An work injury is an injury that occurs within the scope of one’s employment. This means that the injury needs to have taken place during a task being performed for your job. Types of work injuries can include:

  • Repetitive stress injuries, such as carpal tunnel syndrome
  • Respiratory illnesses due to inhaling toxic substances, such as asbestos fibers
  • Industrial diseases that can occur over a long period of time, such as popcorn lung
  • Injuries sustained from being confined in a tight space
  • Slip and fall accident injuries
  • Auto accident injuries while driving the company car
  • Injuries while on a business trip

Work injuries are typically covered by workers’ compensation. In an Arizona workers’ compensation claim, you will not need to prove negligence on the part of your employer in order to receive benefits. You will also not lose any compensation for negligence on your part that led to your injury. However, if your injury occurred outside the scope of your employment, particularly if you were committing a crime, you will not be able to receive workers’ compensation benefits. For example, injuries sustained while you were under the influence of drugs or alcohol will not be covered by workers’ compensation.

In Arizona, workers’ compensation is mandatory for all employers, with only a few exceptions. Employers who have less than three employees or employers of farm laborers are exempt from mandatory workers’ compensation coverage, although they may carry it if they choose to.

Employers must also post required notices in a convenient location that is frequented by employees during working hours. The notices or posters must contain important information about employees’ rights and:

  • provide the name of the company’s workers’ compensation carrier, or state that the employer is self-insured, and name who is responsible for claims adjustment
  • make clear that injured workers have the right to receive medical treatment and to select or change their treating doctor
  • give details about all available workers’ compensation benefits

You should be able to visit your own doctor following a work injury. However, if your employer is self-insured, you may not have that option.

Workers’ compensation law offers different remedies based on the type of disability. Temporary Total Disability and Permanent Partial Disability payments are based on a percentage of the wage of the worker and subject to a maximum weekly payment. Payments for Permanent Total Disability are based on a percentage of the employees’ wage, up to a weekly maximum payment level and will continue for the length of your disability.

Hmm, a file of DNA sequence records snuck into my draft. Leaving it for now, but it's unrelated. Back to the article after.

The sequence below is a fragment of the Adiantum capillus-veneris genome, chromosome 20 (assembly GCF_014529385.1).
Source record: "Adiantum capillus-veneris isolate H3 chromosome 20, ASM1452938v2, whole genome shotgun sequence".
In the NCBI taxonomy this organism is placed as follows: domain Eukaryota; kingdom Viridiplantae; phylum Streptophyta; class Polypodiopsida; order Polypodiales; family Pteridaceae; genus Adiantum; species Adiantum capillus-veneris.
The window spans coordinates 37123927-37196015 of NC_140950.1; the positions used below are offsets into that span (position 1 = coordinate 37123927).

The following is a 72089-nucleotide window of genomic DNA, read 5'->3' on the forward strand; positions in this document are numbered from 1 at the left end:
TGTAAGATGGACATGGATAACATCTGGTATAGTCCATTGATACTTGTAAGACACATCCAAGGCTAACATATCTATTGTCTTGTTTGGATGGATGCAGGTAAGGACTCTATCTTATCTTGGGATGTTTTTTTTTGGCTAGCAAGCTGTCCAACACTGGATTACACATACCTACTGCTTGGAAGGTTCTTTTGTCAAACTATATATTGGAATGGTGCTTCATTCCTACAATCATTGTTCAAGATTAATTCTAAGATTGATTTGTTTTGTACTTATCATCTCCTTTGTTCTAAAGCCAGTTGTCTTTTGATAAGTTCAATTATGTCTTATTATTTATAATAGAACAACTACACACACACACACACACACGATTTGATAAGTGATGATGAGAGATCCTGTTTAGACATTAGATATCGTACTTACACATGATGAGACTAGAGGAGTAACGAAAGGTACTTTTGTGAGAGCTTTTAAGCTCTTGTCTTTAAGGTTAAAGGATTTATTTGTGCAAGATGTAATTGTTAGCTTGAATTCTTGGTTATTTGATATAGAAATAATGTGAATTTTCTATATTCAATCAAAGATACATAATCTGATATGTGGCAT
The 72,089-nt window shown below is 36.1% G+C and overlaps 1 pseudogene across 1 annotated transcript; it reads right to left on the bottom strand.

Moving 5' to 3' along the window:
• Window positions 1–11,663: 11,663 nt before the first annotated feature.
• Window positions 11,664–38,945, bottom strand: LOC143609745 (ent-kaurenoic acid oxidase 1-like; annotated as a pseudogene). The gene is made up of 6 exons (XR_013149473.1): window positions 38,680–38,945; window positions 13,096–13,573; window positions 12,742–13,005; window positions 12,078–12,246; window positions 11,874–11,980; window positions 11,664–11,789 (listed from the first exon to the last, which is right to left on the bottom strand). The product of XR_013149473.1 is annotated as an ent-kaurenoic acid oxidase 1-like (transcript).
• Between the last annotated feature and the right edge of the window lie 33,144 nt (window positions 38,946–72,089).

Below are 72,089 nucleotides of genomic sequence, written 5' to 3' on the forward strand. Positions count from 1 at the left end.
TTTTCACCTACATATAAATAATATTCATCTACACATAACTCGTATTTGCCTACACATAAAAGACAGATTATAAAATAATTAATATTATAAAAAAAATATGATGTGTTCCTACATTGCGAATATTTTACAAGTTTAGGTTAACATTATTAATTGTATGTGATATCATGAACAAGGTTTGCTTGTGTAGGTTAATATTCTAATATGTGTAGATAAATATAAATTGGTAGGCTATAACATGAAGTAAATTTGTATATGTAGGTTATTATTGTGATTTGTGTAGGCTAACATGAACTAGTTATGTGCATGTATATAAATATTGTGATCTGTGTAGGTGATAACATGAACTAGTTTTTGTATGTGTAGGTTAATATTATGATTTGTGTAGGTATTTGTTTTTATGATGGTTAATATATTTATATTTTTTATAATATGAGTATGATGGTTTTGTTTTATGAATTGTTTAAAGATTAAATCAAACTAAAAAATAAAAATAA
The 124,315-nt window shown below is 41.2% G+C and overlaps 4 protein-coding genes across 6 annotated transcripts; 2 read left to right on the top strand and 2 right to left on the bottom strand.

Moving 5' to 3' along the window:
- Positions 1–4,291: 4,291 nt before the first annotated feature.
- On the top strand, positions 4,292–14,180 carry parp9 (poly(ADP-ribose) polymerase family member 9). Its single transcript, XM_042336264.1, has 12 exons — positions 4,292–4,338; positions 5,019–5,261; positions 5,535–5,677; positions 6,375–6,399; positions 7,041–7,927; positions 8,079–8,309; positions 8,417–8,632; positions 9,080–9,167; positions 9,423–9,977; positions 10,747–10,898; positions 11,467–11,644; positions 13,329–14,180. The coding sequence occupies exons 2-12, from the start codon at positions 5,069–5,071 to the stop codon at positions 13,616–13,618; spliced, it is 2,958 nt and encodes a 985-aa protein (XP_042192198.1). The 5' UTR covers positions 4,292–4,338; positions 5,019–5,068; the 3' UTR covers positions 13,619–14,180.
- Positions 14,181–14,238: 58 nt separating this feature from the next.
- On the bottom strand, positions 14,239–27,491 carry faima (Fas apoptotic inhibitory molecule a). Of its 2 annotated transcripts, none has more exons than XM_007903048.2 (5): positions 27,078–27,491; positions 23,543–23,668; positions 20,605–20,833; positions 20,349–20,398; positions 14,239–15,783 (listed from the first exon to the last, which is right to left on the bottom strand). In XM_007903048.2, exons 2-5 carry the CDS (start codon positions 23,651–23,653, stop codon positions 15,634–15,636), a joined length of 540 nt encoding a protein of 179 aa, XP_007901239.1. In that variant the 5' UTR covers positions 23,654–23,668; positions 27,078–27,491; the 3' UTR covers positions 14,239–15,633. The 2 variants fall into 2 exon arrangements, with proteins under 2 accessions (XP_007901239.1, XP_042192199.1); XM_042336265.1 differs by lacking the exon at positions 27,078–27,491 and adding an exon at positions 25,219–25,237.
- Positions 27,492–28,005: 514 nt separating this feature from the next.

What Benefits Can I Receive Under Workers’ Compensation?

The workers’ compensation system typically provides injured or ill employees with:

  • replacement income
  • payments for medical expenses, including doctor visits, surgeries and prescriptions
  • physical or vocational rehabilitation benefits
  • occupational hearing loss benefits
  • death benefits payable to a surviving spouse and/or children

For lost wages, the Industrial Commission of Arizona determines the payment, which is based on the average wage the worker was making at the time of the injury, and will be capped at a specific dollar amount each year.

Can I Sue My Employer for Benefits Outside of Workers’ Compensation?

Although workers’ compensation is the general rule for providing benefits to injured workers, there are other options available to you if workers’ compensation is not possible. Some of the ways you may be able to sue for damages include:

  • Filing a products liability action against the manufacturer of a defective product that caused your on-the-job injury.
  • Filing a toxic tort lawsuit against the manufacturer of a dangerous substance, such as asbestos.
  • Filing a personal injury lawsuit against an employer that engaged in intentionally egregious conduct.
  • Suing your employer in civil court or collect money from a state fund if your employer does not carry workers’ compensation.
  • Filing a personal injury lawsuit against a third-party that caused your injury, such as a claim against a driver who caused an accident with you while you were on a business trip.

Phoenix Workers’ Compensation Attorney

Workers’ compensation claims can become complex and requires the assistance of an experienced Phoenix work injury attorney. At Witson Law, all personal injury cases are taken on a contingency fee basis. You pay no out of pocket expenses and only need to pay us if we win your case. Contact an experienced Phoenix work injury lawyer immediately. Schedule your free consultation – (602) 358-8686.